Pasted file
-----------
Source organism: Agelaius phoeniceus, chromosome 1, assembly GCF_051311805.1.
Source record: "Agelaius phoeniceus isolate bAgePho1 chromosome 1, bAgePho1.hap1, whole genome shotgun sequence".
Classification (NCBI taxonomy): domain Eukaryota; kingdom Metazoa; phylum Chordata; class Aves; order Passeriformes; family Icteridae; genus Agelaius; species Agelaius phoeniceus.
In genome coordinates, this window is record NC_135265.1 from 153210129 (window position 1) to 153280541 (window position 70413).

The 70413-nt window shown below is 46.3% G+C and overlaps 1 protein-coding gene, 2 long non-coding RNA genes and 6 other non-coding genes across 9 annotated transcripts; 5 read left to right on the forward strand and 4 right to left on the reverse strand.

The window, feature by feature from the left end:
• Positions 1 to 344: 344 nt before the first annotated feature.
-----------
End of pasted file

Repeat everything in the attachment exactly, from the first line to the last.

Source organism: Agelaius phoeniceus, chromosome 1, assembly GCF_051311805.1.
Source record: "Agelaius phoeniceus isolate bAgePho1 chromosome 1, bAgePho1.hap1, whole genome shotgun sequence".
Classification (NCBI taxonomy): domain Eukaryota; kingdom Metazoa; phylum Chordata; class Aves; order Passeriformes; family Icteridae; genus Agelaius; species Agelaius phoeniceus.
In genome coordinates, this window is record NC_135265.1 from 153210129 (window position 1) to 153280541 (window position 70413).

The 70413-nt window shown below is 46.3% G+C and overlaps 1 protein-coding gene, 2 long non-coding RNA genes and 6 other non-coding genes across 9 annotated transcripts; 5 read left to right on the forward strand and 4 right to left on the reverse strand.

The window, feature by feature from the left end:
• Positions 1 to 344: 344 nt before the first annotated feature.